The association between adolescent psychopathology and subsequent physical activity in young adulthood: a 21-year birth cohort study

Suetani, S., Mamun, A., Williams, G. M., Najman, J. M., McGrath, J. J. and Scott, J. G. (2017) The association between adolescent psychopathology and subsequent physical activity in young adulthood: a 21-year birth cohort study. Psychological Medicine, . doi:10.1017/S0033291717001660


Author Suetani, S.
Mamun, A.
Williams, G. M.
Najman, J. M.
McGrath, J. J.
Scott, J. G.
Title The association between adolescent psychopathology and subsequent physical activity in young adulthood: a 21-year birth cohort study
Journal name Psychological Medicine   Check publisher's open access policy
ISSN 1469-8978
0033-2917
Publication date 2017-06-01
Year available 2017
Sub-type Article (original research)
DOI 10.1017/S0033291717001660
Open Access Status Not yet assessed
Total pages 10
Place of publication Cambridge, United Kingdom
Publisher Cambridge University Press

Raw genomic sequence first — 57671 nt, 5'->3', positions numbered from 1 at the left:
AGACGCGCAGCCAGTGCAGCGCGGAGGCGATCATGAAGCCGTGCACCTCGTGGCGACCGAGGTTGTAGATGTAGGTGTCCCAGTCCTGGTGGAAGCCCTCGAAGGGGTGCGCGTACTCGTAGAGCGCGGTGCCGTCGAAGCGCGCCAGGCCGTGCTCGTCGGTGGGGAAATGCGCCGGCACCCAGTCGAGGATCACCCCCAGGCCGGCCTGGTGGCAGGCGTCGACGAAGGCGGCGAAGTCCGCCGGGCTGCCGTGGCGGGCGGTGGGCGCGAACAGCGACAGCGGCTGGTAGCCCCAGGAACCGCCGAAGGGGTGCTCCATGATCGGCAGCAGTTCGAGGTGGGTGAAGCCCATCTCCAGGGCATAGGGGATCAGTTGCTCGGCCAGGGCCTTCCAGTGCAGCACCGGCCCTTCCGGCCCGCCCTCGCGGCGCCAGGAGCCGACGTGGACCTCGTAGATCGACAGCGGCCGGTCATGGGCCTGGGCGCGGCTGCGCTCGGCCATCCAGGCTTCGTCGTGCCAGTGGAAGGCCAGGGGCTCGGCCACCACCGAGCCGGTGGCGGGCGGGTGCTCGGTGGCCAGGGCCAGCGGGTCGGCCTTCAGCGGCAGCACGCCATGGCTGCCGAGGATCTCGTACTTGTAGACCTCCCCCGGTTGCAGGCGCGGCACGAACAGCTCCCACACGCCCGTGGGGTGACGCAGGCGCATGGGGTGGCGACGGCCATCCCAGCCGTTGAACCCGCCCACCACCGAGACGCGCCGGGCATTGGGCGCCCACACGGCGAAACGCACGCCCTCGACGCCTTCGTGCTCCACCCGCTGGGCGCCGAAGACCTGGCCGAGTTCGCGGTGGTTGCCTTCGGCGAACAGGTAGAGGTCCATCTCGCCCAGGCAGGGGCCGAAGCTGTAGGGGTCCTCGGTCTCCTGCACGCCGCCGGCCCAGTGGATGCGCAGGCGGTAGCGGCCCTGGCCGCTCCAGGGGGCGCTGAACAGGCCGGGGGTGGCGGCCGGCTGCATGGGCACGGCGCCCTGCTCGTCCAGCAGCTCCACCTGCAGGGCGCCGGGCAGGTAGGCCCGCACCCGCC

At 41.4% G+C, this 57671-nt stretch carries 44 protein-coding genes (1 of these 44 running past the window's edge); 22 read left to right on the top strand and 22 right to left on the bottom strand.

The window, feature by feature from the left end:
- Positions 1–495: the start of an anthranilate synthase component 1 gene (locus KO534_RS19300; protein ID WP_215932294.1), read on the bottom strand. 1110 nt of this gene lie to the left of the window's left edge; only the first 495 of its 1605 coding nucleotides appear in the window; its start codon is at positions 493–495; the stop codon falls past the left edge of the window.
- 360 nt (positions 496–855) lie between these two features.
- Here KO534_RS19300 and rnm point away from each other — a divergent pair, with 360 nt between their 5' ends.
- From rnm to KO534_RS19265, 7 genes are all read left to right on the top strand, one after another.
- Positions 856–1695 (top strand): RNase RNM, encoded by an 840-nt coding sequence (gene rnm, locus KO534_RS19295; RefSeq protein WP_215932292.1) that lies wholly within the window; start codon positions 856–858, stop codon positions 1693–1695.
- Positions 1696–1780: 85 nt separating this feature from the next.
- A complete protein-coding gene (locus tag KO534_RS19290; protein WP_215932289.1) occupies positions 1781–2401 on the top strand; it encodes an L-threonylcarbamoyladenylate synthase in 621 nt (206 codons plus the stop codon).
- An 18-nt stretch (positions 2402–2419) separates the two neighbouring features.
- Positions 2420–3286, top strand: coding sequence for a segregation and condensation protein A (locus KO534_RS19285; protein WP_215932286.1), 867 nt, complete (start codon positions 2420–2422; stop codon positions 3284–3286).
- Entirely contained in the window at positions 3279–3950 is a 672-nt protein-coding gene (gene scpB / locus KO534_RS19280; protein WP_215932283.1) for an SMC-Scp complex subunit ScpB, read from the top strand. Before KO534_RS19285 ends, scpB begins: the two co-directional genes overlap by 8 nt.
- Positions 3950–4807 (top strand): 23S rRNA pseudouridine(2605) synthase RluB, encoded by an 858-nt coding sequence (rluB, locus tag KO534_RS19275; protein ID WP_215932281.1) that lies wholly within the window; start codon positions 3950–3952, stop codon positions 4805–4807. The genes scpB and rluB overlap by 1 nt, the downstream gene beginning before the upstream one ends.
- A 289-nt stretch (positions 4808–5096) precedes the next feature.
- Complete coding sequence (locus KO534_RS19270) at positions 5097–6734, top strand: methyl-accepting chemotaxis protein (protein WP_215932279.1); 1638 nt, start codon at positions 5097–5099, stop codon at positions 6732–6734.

Abstract The beneficial effects of physical activity (PA) for both physical and mental wellbeing are well established. Given that adolescence presents a critical developmental period during which life-long patterns of PA become established, the exploration of the longitudinal impact of adolescent psychopathology on adult PA status is of interest. We analysed prospective data from 3663 young adults who participated in the Mater-University of Queensland Study of Pregnancy. Psychopathology was measured using the Youth Self-Report (YSR) at age 14. Participants’ engagement in three types of PA (vigorous exercise, moderate exercise and walking) at age 21 were dichotomised into either ‘none’ or ‘any’. For our main analysis, we examined the association between the YSR score and subsequent PA engagement using logistic regression. We also conducted sensitivity analyses of longitudinal associations between the YSR internalising and externalising symptoms score at age 14 and PA engagement at age 21. We found no longitudinal association between the total YSR score at age 14 and PA engagement at age 21. In addition, there was no longitudinal association between the YSR internalising or externalising symptoms and PA engagement. Our findings suggest that there is no longitudinal association between adolescent psychopathology and PA in young adulthood.
Keyword Longitudinal study
physical activity
psychopathology
Q-Index Code C1
Q-Index Status Provisional Code
Institutional Status UQ

 
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Created: Thu, 31 Aug 2017, 11:35:58 EST by Emma Schleiger on behalf of Learning and Research Services (UQ Library)